From a 1963 *Vogue* photo essay, “Irving Penn’s Love letter to a Farm,” Lisa Fonssagrives Penn and Mia Fonssagrives.

I began making clothes for my mom, and my mom would put on them, and then her buddies would purchase them for 35 bucks. I used these lovely flower prints that appeared very very similar to what Pucci would find yourself utilizing. So I assumed, Okay, now I do know what I’m going to do—I’m going to go to Parsons. I received a component-time scholarship, and then I labored all summer time to pay for the remainder. As quickly as I discovered to make a sleeve, I might cost extra for the garments.

Mia Fonssagrives, *left,* and Vicki Tiel in Paris, 1966.

Can you inform us about assembly Vicky Tiel and beginning your trend enterprise?

Vicky and I turned buddies instantly at Parsons. If somebody advised us, “That’s how you shouldn’t dress,” we thought, This is how we should always gown. But we’re very, very completely different. After Parsons we did this trend present and Eugenia Sheppard [the New York Herald Tribune’s fashion journalist] wrote about it. And then we went to Paris.

We took a ship over with every little thing: our stitching machines from faculty, her canine, my skis. I had an task from Sears and Roebuck to report on what was happening in Paris, and Vicky went there with $250 her dad gave her. The first yr, we had been consuming little or no. I might purchase an egg and Vicky would purchase two cigarettes. Vicky spoke French, however I didn’t as a result of we spoke Swedish at dwelling. (My father was French, however he spoke Swedish.) So I didn’t converse French, however once we received to Paris, I found I had a carte d’identité, which you wanted to personal a constructing, to do any work, to start out a enterprise.

We discovered an area within the constructing of Madeleine Castaing on Rue Bonaparte. I used to be answerable for renovating it—the fabric, laborious issues—and Vicky was answerable for pillows and mirrors and what’s known as the flou. We had $50,000 from a deal we’d made to promote our story to Paramount, and Elizabeth Taylor gave us one other $50,000, which we paid again after the primary yr.

Elizabeth Taylor at a 1968 fashion show of Mia Fonssagrives and Vicki Tiel’s designs.

What was Paris like then?

Paris within the 1960s was heaven. In Paris, every little thing is gentle corners. You can go and have a restaurant au lait any time of day; you may go at midnight and have oysters. I wore miniskirts and had my hair lengthy and brown and wild. In your 20s you are able to do that. My hair turned white after an appendix operation I had later in my 20s. I had come again to America, and my mom knew Mr. Kenneth [Battelle, the hairdresser who did Jackie Kennedy’s hair], and he mentioned, “Mia, you can have your hair long and wild, but it has to look elegant. There’s nothing worse than a gray-haired witch. You must keep it kempt.” So I mentioned, “Okay, Kenneth. Let’s cut it so it looks kempt.” And he did.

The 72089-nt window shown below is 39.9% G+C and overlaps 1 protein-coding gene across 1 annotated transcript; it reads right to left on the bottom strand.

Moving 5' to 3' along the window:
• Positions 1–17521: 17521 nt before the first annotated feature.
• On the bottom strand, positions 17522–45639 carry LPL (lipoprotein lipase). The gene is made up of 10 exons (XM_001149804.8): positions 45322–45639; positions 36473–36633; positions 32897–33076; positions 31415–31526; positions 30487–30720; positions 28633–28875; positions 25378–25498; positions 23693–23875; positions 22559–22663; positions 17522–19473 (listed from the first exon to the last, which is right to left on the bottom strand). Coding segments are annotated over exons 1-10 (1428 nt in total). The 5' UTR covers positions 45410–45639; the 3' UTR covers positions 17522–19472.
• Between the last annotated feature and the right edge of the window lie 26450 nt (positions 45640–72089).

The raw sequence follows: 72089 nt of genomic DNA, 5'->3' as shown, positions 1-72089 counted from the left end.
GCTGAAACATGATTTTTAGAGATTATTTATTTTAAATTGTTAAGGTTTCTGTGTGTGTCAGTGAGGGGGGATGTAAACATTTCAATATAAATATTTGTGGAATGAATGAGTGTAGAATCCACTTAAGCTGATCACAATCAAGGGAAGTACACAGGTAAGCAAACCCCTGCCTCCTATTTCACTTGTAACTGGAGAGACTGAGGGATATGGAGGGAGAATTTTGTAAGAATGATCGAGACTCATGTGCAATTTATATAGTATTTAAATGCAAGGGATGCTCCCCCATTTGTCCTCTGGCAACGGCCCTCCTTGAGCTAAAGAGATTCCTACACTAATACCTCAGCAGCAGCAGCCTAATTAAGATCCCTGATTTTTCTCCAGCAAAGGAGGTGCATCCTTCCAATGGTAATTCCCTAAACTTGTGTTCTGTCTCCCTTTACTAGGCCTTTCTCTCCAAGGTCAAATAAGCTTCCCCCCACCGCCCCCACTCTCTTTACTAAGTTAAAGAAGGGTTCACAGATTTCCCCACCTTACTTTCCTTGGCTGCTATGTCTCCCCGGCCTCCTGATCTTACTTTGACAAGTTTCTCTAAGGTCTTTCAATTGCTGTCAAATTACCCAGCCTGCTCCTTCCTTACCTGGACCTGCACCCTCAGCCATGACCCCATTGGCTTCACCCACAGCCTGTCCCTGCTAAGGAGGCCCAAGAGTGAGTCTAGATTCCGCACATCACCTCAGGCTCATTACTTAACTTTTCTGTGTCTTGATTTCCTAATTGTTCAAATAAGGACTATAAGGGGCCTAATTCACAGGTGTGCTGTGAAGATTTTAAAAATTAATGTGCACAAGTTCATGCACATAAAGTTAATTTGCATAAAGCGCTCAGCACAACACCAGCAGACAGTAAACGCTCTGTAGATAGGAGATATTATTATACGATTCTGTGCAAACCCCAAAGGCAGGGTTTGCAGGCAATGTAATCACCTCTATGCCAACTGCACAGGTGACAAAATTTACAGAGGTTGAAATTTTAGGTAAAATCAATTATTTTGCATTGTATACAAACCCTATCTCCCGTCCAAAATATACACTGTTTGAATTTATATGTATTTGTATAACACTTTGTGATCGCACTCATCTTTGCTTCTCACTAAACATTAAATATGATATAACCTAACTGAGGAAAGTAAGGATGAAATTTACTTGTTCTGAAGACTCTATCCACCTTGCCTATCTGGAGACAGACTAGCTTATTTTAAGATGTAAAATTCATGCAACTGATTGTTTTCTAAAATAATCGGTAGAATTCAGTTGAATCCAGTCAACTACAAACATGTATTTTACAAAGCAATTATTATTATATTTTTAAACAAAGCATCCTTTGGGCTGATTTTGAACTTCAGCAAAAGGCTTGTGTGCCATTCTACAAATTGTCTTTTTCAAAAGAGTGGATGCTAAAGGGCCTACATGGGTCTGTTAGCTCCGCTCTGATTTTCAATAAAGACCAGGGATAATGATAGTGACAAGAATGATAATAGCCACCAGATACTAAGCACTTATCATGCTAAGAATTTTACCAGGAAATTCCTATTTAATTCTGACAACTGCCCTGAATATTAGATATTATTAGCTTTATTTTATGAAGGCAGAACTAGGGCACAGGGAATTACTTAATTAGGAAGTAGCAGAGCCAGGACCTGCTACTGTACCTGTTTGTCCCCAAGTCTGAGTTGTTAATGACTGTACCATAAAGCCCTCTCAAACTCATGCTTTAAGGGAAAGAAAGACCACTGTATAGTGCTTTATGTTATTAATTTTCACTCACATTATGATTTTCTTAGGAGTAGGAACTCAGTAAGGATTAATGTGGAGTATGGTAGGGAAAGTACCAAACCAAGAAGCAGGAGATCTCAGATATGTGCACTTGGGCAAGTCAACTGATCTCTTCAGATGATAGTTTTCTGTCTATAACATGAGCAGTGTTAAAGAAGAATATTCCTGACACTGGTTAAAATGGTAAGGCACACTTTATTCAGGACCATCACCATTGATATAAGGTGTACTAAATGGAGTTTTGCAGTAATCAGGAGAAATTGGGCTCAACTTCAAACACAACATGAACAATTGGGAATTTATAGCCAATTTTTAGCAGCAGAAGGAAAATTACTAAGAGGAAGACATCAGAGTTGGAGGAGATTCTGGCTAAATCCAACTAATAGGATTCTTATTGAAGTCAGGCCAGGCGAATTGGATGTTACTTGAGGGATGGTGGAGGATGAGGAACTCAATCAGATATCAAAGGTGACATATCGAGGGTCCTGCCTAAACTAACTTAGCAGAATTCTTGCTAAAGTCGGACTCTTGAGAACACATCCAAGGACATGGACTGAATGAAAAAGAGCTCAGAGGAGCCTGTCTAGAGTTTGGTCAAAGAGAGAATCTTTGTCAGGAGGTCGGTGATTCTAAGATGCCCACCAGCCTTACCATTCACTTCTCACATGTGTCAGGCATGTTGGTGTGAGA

Mia Fonssagrives at Maxims, 1968.

So you’re working round Paris along with your lovely hair and your miniskirts. What’s subsequent?

And then it was sufficient. Vicky fell in love with the make-up artist for Elizabeth [Taylor], and I married Louis Féraud. I used to be moving into my late 20s, and I assumed, I really need kids, and he needed to go paint in Tahiti, and I needed to study woodworking. So we delicately disengaged. I went straight out to California and determined I might keep there. Vicky received upset, however it was a blessing in a method for her, as a result of I simply mentioned, “Keep it all.” She cherished these frilly, lovely night cocktail clothes. And I’m science-fiction. The enterprise didn’t want two folks. [So Mia & Vicky became Vicky Tiel.]

I discovered woodworking in a store in Topanga Canyon the place there was a household of boys that constructed furnishings. They confirmed me learn how to work with the heavy equipment, and they let me use the store at evening after they had been completed. I made big items. When I got here again to the East Coast, I met my husband, [Sheldon Solow], and we went on a visit to Greece, the place the Cycladic items actually impacted me.

Is sustainability one thing that you consider?

Constantly. We’ve destroyed the earth as we all know it. But my artwork isn’t going to maintain both; it’s not going to outlive what’s coming.

And how have you ever organized the present exhibition?

Well, there are humorous, dysfunctional robots. We have so many busts of Caesar, Caligula, and all of these guys. I assumed, I’m going to make busts of a number of the those that I like. There’s additionally a sculpture of Madonna, in her Jean Paul Gaultier bronze bra. (It’s constructed from the tops of my eye drops.)

How would you describe your bots?

They’re not robots that do something. I imply, I might love certainly one of them to convey me breakfast. They do have personalities, and all of them have names. My robots are humorous concepts of what robots could possibly be, as an alternative of the fearful form of robotic that’s going to take over. The fembots additionally present the facility and power of girls. There are even some sculptures of my mom. She was one of many authentic fembots in my thoughts.

Robots/Femmebots is on view at Findlay Galleries from September 12 to October 12.

This interview has been edited for readability and concision.